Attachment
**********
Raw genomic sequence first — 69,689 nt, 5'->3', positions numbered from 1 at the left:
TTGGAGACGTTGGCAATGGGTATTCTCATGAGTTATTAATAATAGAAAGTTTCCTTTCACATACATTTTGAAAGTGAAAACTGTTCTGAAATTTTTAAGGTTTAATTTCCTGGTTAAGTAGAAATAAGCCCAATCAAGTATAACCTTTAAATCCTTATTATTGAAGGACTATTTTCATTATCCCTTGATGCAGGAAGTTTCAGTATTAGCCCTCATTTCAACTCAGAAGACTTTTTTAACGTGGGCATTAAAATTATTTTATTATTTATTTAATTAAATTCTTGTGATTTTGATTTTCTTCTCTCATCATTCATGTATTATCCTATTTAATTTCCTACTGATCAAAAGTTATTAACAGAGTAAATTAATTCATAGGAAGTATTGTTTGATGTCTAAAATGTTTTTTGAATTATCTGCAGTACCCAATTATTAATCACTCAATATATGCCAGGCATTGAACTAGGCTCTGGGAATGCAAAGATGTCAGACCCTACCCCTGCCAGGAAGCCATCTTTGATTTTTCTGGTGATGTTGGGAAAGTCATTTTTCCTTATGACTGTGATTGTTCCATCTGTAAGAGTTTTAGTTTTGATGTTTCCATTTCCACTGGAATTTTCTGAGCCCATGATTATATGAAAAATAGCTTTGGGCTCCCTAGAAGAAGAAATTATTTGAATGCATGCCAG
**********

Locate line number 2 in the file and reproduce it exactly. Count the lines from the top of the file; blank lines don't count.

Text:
TTGGAGACGTTGGCAATGGGTATTCTCATGAGTTATTAATAATAGAAAGTTTCCTTTCACATACATTTTGAAAGTGAAAACTGTTCTGAAATTTTTAAGGTTTAATTTCCTGGTTAAGTAGAAATAAGCCCAATCAAGTATAACCTTTAAATCCTTATTATTGAAGGACTATTTTCATTATCCCTTGATGCAGGAAGTTTCAGTATTAGCCCTCATTTCAACTCAGAAGACTTTTTTAACGTGGGCATTAAAATTATTTTATTATTTATTTAATTAAATTCTTGTGATTTTGATTTTCTTCTCTCATCATTCATGTATTATCCTATTTAATTTCCTACTGATCAAAAGTTATTAACAGAGTAAATTAATTCATAGGAAGTATTGTTTGATGTCTAAAATGTTTTTTGAATTATCTGCAGTACCCAATTATTAATCACTCAATATATGCCAGGCATTGAACTAGGCTCTGGGAATGCAAAGATGTCAGACCCTACCCCTGCCAGGAAGCCATCTTTGATTTTTCTGGTGATGTTGGGAAAGTCATTTTTCCTTATGACTGTGATTGTTCCATCTGTAAGAGTTTTAGTTTTGATGTTTCCATTTCCACTGGAATTTTCTGAGCCCATGATTATATGAAAAATAGCTTTGGGCTCCCTAGAAGAAGAAATTATTTGAATGCATGCCAG